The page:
First, by dressing inappropriately you are distracting from your own agenda. When working a con as an aspiring professional, you’re selling yourself (but not in that kind of way.) You want potential contacts to remember your art, or your clever insight about their game mechanics or setting, not your cleavage or six-pack abs. While it’s become common in the convention circuit to see extremely revealing clothing, heavily fetishized outfits, or shirts with logos that range from subtly sexual to graphically blatant, you don’t really want that publisher or game company rep to remember you as “the one with the “F*CK YOU” shirt” or “Oh, yeah, the gal with the huge… tracts of land… falling out of her corset” when you’re trying to impress them with your employability.
Likewise, while your favorite T-shirt or jeans may give you a lot of confidence, if they’re falling apart or are covered in stains, they’re not going to make a very good impression on those around you. You want people to remember you, not the holes in your shirt.
As for cosplay and other costuming – you may want to wait until you’re done to start your hand-shaking and networking efforts. While your angel wings or blood-soaked lab coat may get you stopped in the hall for photo opportunities, it’s not necessarily the impression you want to leave on a potential business contact. You probably don’t want to have to start your follow-up email with “You may remember me as the drow with the super-sized broadsword…”
You never know where or when you’re going to bump into a potential contact or employer, especially at a major convention. They’re everywhere, and you may encounter them even when you’re not “on your best behavior”.
This means the guy in the elevator who you just told that Game X totally sucks might just turn out to be the publisher of said game, and someone you’d hoped to get an interview with. The “booth babe” you just leered at and made rude comments to your friend could very well be the HR director for her company (who just happens to look great in their promotional t-shirt). Likewise, the crowd at the bar you just spilled beer on because you were “totally wasted” has a decent chance of containing at least one member of the development team for your favorite game.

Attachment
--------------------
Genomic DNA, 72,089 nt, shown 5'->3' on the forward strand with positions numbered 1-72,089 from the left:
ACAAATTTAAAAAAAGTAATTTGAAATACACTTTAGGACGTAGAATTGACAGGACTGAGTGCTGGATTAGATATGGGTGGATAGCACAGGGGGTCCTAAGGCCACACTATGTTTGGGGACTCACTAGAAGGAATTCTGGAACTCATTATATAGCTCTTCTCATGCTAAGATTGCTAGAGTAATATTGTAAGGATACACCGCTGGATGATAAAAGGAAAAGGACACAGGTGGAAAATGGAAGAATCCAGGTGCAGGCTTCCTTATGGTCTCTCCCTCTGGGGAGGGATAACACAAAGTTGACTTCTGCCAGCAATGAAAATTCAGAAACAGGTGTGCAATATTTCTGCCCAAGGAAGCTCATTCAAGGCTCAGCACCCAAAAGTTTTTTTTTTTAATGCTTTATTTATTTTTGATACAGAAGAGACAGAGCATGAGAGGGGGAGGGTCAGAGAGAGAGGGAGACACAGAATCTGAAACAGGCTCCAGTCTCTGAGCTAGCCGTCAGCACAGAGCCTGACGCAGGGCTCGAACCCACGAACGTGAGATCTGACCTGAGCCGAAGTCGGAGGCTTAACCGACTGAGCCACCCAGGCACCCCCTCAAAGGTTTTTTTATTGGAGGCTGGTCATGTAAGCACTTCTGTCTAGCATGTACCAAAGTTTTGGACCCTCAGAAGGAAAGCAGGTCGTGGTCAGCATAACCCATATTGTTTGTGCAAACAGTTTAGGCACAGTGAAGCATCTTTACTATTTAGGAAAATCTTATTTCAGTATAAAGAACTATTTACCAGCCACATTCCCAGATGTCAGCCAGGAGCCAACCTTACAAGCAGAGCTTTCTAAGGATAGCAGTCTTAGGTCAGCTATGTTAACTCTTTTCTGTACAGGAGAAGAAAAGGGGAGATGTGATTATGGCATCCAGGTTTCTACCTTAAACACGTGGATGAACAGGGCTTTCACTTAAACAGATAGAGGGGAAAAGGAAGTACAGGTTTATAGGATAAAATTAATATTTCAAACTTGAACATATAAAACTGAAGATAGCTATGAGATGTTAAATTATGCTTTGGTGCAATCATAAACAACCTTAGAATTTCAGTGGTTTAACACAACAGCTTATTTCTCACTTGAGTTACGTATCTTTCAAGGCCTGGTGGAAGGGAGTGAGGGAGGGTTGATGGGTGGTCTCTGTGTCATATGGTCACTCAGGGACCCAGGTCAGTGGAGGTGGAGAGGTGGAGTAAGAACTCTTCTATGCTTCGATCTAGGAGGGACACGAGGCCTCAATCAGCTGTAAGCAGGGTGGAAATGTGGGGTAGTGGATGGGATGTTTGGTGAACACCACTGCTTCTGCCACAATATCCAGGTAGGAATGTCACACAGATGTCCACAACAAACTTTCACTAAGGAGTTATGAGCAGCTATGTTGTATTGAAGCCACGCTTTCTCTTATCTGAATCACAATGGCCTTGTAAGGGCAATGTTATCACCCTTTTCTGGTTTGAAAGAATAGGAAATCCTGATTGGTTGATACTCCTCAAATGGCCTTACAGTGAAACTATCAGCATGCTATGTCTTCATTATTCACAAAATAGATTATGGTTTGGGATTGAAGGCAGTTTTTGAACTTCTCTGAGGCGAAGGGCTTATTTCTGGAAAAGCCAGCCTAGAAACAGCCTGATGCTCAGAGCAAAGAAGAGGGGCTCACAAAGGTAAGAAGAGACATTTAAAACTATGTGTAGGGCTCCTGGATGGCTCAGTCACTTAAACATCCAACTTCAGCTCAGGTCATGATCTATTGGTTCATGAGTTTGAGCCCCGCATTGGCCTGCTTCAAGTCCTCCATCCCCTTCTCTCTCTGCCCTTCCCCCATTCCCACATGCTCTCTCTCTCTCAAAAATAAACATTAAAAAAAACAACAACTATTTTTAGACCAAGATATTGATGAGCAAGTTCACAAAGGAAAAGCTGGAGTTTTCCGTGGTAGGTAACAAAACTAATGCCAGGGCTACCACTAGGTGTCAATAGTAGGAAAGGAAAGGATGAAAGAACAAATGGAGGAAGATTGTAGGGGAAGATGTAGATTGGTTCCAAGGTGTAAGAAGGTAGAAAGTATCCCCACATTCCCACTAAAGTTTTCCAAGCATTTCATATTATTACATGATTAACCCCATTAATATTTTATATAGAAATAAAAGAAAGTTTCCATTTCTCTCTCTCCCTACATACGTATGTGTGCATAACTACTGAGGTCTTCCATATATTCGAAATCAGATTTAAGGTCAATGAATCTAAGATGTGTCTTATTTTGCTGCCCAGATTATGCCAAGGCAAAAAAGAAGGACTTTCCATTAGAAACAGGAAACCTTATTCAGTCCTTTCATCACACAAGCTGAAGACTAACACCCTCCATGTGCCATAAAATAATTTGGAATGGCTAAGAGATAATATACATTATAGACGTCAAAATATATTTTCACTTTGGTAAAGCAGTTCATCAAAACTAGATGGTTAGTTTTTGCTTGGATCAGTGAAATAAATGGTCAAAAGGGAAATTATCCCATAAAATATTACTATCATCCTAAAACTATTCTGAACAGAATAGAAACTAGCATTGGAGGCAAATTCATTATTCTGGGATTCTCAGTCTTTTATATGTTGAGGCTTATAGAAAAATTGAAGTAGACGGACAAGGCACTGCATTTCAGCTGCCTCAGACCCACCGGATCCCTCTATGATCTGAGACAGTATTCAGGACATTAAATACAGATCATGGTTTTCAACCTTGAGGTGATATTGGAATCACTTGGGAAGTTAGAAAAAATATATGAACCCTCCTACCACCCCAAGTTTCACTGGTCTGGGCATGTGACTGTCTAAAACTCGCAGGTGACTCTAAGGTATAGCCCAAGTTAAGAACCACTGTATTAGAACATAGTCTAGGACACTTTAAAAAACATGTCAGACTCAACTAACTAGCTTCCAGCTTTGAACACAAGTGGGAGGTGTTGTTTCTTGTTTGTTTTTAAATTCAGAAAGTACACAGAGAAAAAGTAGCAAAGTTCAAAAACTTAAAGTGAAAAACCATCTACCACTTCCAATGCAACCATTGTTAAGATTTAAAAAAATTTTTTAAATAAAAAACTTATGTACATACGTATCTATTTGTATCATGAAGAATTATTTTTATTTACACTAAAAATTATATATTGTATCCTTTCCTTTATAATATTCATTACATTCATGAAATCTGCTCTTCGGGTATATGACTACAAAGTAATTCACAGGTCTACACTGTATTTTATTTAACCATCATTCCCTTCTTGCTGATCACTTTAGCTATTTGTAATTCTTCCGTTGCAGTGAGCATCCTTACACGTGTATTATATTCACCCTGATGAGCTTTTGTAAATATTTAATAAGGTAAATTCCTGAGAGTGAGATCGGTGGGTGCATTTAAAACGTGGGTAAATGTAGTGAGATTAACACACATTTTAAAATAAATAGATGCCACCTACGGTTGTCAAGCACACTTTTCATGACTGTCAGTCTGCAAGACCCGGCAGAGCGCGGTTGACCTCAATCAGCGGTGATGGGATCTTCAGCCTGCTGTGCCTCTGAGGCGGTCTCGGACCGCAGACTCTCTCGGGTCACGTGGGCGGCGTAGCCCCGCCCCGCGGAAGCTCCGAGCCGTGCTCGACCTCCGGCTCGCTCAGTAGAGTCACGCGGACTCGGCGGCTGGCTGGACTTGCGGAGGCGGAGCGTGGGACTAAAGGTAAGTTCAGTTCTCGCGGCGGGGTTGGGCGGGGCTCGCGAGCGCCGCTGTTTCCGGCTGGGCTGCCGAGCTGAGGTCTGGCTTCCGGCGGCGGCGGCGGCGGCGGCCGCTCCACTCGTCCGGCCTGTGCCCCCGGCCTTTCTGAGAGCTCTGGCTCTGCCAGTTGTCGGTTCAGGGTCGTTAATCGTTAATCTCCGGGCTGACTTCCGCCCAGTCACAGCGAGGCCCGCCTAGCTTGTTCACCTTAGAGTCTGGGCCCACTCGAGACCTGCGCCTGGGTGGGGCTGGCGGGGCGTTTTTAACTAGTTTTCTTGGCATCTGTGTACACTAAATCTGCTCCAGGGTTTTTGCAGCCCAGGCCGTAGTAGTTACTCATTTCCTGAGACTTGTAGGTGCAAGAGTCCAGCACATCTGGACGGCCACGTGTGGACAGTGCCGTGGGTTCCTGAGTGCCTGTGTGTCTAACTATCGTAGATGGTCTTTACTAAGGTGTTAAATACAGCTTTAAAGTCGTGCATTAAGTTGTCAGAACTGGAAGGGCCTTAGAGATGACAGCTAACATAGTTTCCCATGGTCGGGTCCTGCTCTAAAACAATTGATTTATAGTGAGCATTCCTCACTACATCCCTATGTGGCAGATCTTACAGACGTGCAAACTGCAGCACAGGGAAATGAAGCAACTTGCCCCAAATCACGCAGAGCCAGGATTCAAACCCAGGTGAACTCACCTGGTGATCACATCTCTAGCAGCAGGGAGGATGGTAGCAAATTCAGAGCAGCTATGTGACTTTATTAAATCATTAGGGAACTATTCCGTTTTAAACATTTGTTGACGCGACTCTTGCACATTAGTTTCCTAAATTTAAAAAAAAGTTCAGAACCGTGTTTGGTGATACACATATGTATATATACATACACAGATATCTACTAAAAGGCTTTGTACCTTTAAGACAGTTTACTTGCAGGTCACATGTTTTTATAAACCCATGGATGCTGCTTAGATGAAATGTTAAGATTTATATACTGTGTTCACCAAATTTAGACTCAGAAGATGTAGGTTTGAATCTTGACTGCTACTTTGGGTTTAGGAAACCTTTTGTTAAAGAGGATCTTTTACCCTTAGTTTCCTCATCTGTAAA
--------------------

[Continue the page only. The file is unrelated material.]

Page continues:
I’m not advocating being fake – no one likes a phony. But being aware of your surroundings and the impression you’re making can make a huge difference in how you come across to others. Express opinions politely, rather than using terms like “worst”, “sucks” or “hate”. Socialize without losing control. Treating others with respect and politeness won’t necessarily get you a job in the industry – but poor behavior can definitely shut doors.
And a final note about first impressions – You really never know who you’re talking to – or who they’re connected to. The gaming industry is a very small circle of people, and there’s a lot of overlap. The person you’re badmouthing at one booth might well be a friend, co-worker or associate of the person you’re talking to. The game you’re dissing might well be something the person you’re talking to worked on, helped design or even invented. Or you might have just called her best friends’ masterpiece an utter piece of crap. Keep it positive, and if you don’t have anything good to say – don’t say anything at all. An attempt to connect with one industry pro by insulting another one (or to praise one game by insulting another) may very well have the opposite effect.
That’s it for The Basics – Sounds simple, right? It really is, but anyone who’s attended a convention can tell you that even the simple things are often overlooked.
Be sure to check out “Preparation”, Part Two of “Using Conventions to Break Into the Gaming Industry”, where I’ll cover things you can do before the show to make the most of your time at the convention!
© Jess Hartley – https://www.jesshartley.com